The Minneapolis Star Tribune Web site carries a breaking news AP story that Minnesota’s budget impasse and partial government shutdown ended overnight. The dead tree version of this morning’s Star Tribune carries a story by Dane Smith and Patricia Lopez with additional details predating the deal covered in the AP story.
Total state spending will apparently increase eight percent over the two-year budget biennium covered by the deal. The deal includes a 75-cent per pack tax increase on cigarettes and other tobacco products sold at the wholesale level that is projected to raise $400 million. Governor Pawlenty has advocated this particular tax increase as part of his budget proposal, but he has labeled it (bite your cheeks to keep from laughing) a “Health Impact Fee” rather than a tax. Why? Because he signed the Taxpayers League pledge not to raise taxes during his campaign for the Republican gubernatorial nomination in 2002 and wants to argue that he has kept his promise.
But here’s the beauty part. Smith and Lopez report that “in a departure from past practice, [DFL Senate Majority Leader Dean] Johnson refrained from calling it a tax. In his last written offer, Pawlenty stipulated that the Health Impact Fee must be referenced in law as a fee.” The Democrats in the legislature are apparently willing to collaborate with the governor in his Alice-in-Wonderland venture in linguistic manipulation, all of course for the public good. Governor Pawlenty’s critics and opponents outside the legislature will most assuredly not be so constrained, nor should they be.
Calling the cigarette tax increase a “Health Impact Fee” is fraudulent on two counts. First, it is of course a tax increase rather than a fee. Second, according to every serious analysis I have seen — preeminently those by Harvard Professor Kip Viscusi — cigarette taxes already vastly overtax smokers relative to their consumpstion of government-paid health care services. They are net contributors to the government in part because they die early and avoid Medicare, Social Security, and nursing home costs for which taxpayers would otherwise foot the bill. The Taxpayers League has compiled a handy fact sheet on the subject here.
You can read the news accounts for details on what the increased spending is going for, and what elements may be claimed by either side to justify the compromises. One element leaps out at me — an increase in the state-subsidized MinnesotaCare insurance program. According to the AP story, “no one who is currently eligible for the MinnesotaCare insurance program will lose those benefits, and a $5,000 annual cap on outpatient treatment will be repealed.” Higher taxes and more welfare would seem to be earmarks of victory for Democrats on issues about which they care most deeply.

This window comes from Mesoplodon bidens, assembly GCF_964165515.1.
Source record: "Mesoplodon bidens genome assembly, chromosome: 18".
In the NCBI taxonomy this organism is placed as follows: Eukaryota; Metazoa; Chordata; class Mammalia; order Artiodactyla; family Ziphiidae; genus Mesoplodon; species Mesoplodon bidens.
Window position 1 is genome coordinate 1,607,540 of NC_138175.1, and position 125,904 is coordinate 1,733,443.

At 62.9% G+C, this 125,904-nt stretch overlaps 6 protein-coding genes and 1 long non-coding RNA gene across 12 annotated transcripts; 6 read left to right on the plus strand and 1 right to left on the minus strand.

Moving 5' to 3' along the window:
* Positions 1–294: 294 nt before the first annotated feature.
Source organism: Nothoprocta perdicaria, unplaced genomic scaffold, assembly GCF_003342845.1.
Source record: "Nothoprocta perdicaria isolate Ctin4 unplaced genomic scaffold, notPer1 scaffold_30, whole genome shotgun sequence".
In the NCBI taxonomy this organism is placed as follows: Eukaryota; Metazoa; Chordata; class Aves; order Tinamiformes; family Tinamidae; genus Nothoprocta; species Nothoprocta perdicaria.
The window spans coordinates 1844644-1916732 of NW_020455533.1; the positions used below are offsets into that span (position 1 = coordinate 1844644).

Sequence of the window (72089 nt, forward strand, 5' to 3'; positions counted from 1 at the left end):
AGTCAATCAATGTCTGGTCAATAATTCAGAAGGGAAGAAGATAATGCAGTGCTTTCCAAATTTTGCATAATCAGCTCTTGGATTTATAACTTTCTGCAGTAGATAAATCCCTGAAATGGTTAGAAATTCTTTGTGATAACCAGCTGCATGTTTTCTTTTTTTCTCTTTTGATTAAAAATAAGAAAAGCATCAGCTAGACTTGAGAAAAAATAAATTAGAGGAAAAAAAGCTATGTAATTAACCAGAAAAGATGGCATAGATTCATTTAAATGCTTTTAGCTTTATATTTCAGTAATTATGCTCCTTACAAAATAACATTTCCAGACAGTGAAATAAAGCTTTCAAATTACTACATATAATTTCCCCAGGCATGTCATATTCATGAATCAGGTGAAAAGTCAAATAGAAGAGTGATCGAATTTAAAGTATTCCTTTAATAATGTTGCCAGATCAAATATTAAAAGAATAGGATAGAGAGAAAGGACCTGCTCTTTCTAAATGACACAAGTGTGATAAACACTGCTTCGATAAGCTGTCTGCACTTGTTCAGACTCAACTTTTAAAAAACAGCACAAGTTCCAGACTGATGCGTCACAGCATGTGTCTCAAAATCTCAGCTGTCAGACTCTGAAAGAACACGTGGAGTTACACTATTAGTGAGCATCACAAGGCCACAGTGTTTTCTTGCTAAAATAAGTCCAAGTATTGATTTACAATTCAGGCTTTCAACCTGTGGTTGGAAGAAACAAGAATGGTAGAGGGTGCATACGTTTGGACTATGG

John and I may disagree slightly on the political winners and losers here, but I think that Governor Pawlenty has sustained a significant loss in which his own preemptive surrender on the tax issue played a role. He appears to be demoralized and dispirited for reasons that are not entirely apparent to me. He also appears to be worn down from trying to hold together the tenuous Republican majority in the state House of Representatives as well as by the regular beatings administered by the Star Tribune.
As for the collaboration among the political class in its ludicrous denomination of the tax increase as a “Health Impact Fee,” the losers include the state as a whole, the language, and the truth, but the total cost has most assuredly yet to be tabulated.
JOHN adds: I haven’t had time to study the details of the agreement, and I don’t have any idea how it will play out politically. I would just make this observation: Two years ago, the state was faced with a multi-billion dollar budget deficit. Newly-elected Governor Pawlenty pledged to resolve the budgetary issues without a tax increase, and did so. In the end, the Democrats were pleading with the Republicans to increase a tax–any tax–simply so they could say that Pawlenty failed to live up to his pledge. But Pawlenty and the Republican House held the line.
This year, the state’s budgetary issues were trivial compared to what was faced two years ago. The difference lay in the political landscape. In 2003, Minnesota’s Republicans were still riding a rising tide. Not only had Pawlenty won an easy victory, but the Republican margin in the House was steadily growing and everyone thought it would take only an election or two for the Republicans to gain control of the Senate. The Democrats were reeling. Last November, however, the Dems made a comeback. Because (in my opinion) MoveOn.org and ACT fueled a turnout campaign that shook an amazing number of Democratic voters out of the bushes, the Dems gained, as I recall, 13 seats in the House, bringing them into a virtual tie with the Republicans. This left Pawlenty in a tenuous position. Inasmuch as he is only the state’s Governor, not its dictator, he felt that he had no alternative but to compromise with the Democrats. Arguably the resulting deal lowers Pawlenty’s grade as a fiscal conservative from an A+ to an A. But Pawlenty is very much one of us, and, I think, deserves strong support from conservatives notwithstanding our occasional disagreements on subjects like drug reimportation and gambling.
SCOTT responds: Governor Pawlenty is certainly not a dictator, and much more could certainly be said about the circumstances that have led him to break his promise. But broken it he has. For the moment, I would add only that the renaming rights Governor Pawlenty has exercised with respect to the cigarette tax increase are a comedic variation of the kind that dictators freely exercise, as George Orwell pointed out to great effect in 1984 and elsewhere.
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